Neverending Bookshelf

This, friends, is my neverending bookshelf, where I will keep a tally (mostly for me but maybe also a little for you) of what I’ve read and loved and hope to read soon. Find the original post that started the ball rolling here. I read like a madwoman, my stack of books always growing, like Sisyphus rolling his ball up the hill, like Mary Poppins’ carpet bag, like magic. I hope this list grows and grows and grows. And if there is a book you think I would love, PLEASE share it with me in the comments. Maybe I’ll read it. Maybe it will be on this list someday. 

What I’m reading right this second:

A Circle of Quiet by Madeleine L’Engle. (Read mostly in the bath and on the couch so far, with words filling me up, the sort of wisdom I seek from a mentor, the things I actually, actually need to hear. )

The Goldfinch by Donna Tartt. This is like a novel novel, the kind that is so expansive with so many worlds and depths in it that you sit there as you read and ask, “How in the world did a single human write this TOME.” A brilliant novel, thick and thorough. My only critique about this and Tartt’s The Secret History as well is that the narrator’s character gets a little lost in vanilla-ness to me sometimes when compared to the vibrancy of some of the others in the books. It may be intentional, but I sometimes prefer a more particular and bright narrator, someone not so neutral. Still, so brilliant. I took this book on my recent international trip, and it got me unwaveringly through many long flights and layovers.

What’s up next (aka, on order from the library or sitting patiently in my stack):

My Bright Abyss by Christian Wiman.

Commonwealth by Ann Patchett.

The Hopefuls by Jennifer Close

Someday, soon:

O Pioneers! by Willa Cather.

To the Lighthouse by Virgina Woolf. 

Anna Karenina by Leo Tolstoy. 

All time favorites (the ones I keep by my bed, because they should never be too far):

I Capture the Castle by Dodie Smith. (The ultimate coming of age novel. Every woman should read this.)

Angels in America by Tony Kushner. (This play changed my heart and life in many ways, big and small.)

Two-Part Invention by Madeleine L’Engle. (My first gentle entry into her non-fiction, read while in love with the boy I would soon marry.)

Brideshead Revisited by Evelyn Waugh. (A nearly perfect novel, one I love very, very much.)

Franny and Zooey by J.D. Salinger. (When I read Franny, I see myself dancing frantically on the page.)

An American Childhood by Annie Dillard. (A childhood in Pittsburgh, so deeply personal. Nonfiction at its best.)

Holy the Firm by Annie Dillard. (Some of the best writing on faith I’ve read.)

Swimming Studies by Leanne Shapton. (Illustration and personal narrative, perfectly and creatively meshed. I want to write a book like this someday.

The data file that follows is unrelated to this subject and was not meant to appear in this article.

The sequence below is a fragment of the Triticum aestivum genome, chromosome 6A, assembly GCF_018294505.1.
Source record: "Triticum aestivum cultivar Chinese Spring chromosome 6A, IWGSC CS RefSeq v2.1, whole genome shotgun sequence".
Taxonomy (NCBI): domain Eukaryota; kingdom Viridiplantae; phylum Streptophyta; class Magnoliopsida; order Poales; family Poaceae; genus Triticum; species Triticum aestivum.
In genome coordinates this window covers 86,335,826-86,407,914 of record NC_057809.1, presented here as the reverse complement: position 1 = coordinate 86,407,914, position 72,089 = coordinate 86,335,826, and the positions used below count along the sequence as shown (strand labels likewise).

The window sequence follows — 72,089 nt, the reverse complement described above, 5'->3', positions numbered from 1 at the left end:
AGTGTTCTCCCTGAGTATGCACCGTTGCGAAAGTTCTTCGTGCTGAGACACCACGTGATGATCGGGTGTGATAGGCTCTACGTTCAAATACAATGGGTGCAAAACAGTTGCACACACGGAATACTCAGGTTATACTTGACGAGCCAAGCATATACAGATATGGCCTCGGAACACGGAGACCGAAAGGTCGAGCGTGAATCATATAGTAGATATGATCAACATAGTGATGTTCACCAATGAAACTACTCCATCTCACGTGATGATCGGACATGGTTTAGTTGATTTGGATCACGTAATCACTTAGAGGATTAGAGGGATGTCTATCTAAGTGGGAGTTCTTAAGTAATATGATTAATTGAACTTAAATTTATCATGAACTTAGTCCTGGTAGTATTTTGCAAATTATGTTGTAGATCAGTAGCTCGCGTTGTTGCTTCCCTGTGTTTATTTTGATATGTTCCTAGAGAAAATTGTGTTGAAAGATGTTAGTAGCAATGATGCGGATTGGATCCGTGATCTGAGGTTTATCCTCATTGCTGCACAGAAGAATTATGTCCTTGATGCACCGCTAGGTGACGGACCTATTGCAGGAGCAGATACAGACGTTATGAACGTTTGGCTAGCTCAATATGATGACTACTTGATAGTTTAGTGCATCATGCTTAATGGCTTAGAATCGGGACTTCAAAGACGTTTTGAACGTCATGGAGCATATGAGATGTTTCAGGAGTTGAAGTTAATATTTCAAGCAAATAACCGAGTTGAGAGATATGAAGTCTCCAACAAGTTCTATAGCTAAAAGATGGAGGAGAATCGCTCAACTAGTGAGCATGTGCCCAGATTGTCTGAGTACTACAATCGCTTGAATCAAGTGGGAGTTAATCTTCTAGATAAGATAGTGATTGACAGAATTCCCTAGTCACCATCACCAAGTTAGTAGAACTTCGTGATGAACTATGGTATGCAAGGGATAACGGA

Books I want to buy because I liked them so much:

Dept. Of Speculation by Jenny Offill.

Station Eleven by Emily St. John Mandel. 

The Folded Clock by Heidi Julavits.

How Should a Person Be? by Sheila Heti. 

Books that I like a lot and want to return to often:

Bread and Wine by Shauna Niequist.

Cannery Row & Sweet Thursday by John Steinbeck.

Gilead by Marilynne Robinson. 

Women in Clothes by Leanne Shapton, Heidi Julavits, and Sheila Heti. 

Books that were just okay for me, but maybe you’ll really like them:

Modern Lovers by Emma Straub.

Sweetbitter by Stephanie Danler

Books I just finished:

Pond by Claire-Louise Bennet. A bright spot of a book, brilliant, and the sort of thing I’d only dream of writing someday. Some moments of it were a complete revelation, like nothing I’d read before, and others left me a little confused and taken out of it. Very worth reading, I’d say. Get it on loan from the library.

Bluets by Maggie Nelson. Gave me new ways to see / think, a big thing for a book to do. Read this. Also, loved the form.

Little Labors by Rivka Galchen. This is the sort of book I’d like to write someday. Short, powerful, gorgeous, smart. The form is brilliant, it’s nothing showy or complicated, just life, feelings, living, observed. Fantastic.

Textbook Amy Krouse Rosenthal. Innovative and memorable in form, and also an excellent example of memoir-writing at its most creative and best. It reminded me of the Neofuturists. I liked it a lot. Lovers of non-fiction should not skip this book.

Today Will Be Different by Maria Semple.  A book about a woman undone and undoing and hopeful. Quirky, quick, and smart. I devoured this book in just a few days, getting into it before I even realized I was into it, tripping my way through, fascinated. If you liked Semple’s Where’d You Go, Bernadette? then you’ll surely like this one too. If you haven’t read any Maria Semple and you’re a millennial woman, well, I suggest you start.

One thought on “Neverending Bookshelf

  1. Yes, I sometimes think I could read instead of eat. I’ve certainly been know to read instead of sleep! Brideshead is also one of my favourites. I can always tell when I’m stressed, as I tend to go back and read children’s novels like Harry Potter, even though I practically know them by heart.


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